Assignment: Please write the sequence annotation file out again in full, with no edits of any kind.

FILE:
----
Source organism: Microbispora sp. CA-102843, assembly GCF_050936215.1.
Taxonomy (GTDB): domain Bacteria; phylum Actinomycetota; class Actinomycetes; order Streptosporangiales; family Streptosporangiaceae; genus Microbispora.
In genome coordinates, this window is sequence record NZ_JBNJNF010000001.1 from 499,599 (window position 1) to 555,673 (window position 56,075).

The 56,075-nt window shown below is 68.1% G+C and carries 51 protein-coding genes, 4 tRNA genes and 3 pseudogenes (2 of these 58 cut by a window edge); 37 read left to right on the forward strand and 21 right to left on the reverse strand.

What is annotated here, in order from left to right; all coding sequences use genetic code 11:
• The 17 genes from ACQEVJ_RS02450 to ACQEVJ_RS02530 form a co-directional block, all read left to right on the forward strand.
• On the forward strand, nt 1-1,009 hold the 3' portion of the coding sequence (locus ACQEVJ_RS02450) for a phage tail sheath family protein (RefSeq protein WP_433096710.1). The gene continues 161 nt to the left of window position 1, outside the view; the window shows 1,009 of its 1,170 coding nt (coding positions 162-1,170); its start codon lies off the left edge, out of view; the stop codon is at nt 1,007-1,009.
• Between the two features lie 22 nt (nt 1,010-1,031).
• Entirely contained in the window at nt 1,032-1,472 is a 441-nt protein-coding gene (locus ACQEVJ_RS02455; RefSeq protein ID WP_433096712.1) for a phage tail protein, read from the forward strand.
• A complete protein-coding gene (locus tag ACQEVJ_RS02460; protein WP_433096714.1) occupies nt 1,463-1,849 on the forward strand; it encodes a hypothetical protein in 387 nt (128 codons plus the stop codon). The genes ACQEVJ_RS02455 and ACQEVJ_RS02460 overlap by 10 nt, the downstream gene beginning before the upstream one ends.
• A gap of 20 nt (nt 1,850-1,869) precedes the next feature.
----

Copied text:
Source organism: Microbispora sp. CA-102843, assembly GCF_050936215.1.
Taxonomy (GTDB): domain Bacteria; phylum Actinomycetota; class Actinomycetes; order Streptosporangiales; family Streptosporangiaceae; genus Microbispora.
In genome coordinates, this window is sequence record NZ_JBNJNF010000001.1 from 499,599 (window position 1) to 555,673 (window position 56,075).

The 56,075-nt window shown below is 68.1% G+C and carries 51 protein-coding genes, 4 tRNA genes and 3 pseudogenes (2 of these 58 cut by a window edge); 37 read left to right on the forward strand and 21 right to left on the reverse strand.

What is annotated here, in order from left to right; all coding sequences use genetic code 11:
• The 17 genes from ACQEVJ_RS02450 to ACQEVJ_RS02530 form a co-directional block, all read left to right on the forward strand.
• On the forward strand, nt 1-1,009 hold the 3' portion of the coding sequence (locus ACQEVJ_RS02450) for a phage tail sheath family protein (RefSeq protein WP_433096710.1). The gene continues 161 nt to the left of window position 1, outside the view; the window shows 1,009 of its 1,170 coding nt (coding positions 162-1,170); its start codon lies off the left edge, out of view; the stop codon is at nt 1,007-1,009.
• Between the two features lie 22 nt (nt 1,010-1,031).
• Entirely contained in the window at nt 1,032-1,472 is a 441-nt protein-coding gene (locus ACQEVJ_RS02455; RefSeq protein ID WP_433096712.1) for a phage tail protein, read from the forward strand.
• A complete protein-coding gene (locus tag ACQEVJ_RS02460; protein WP_433096714.1) occupies nt 1,463-1,849 on the forward strand; it encodes a hypothetical protein in 387 nt (128 codons plus the stop codon). The genes ACQEVJ_RS02455 and ACQEVJ_RS02460 overlap by 10 nt, the downstream gene beginning before the upstream one ends.
• A gap of 20 nt (nt 1,850-1,869) precedes the next feature.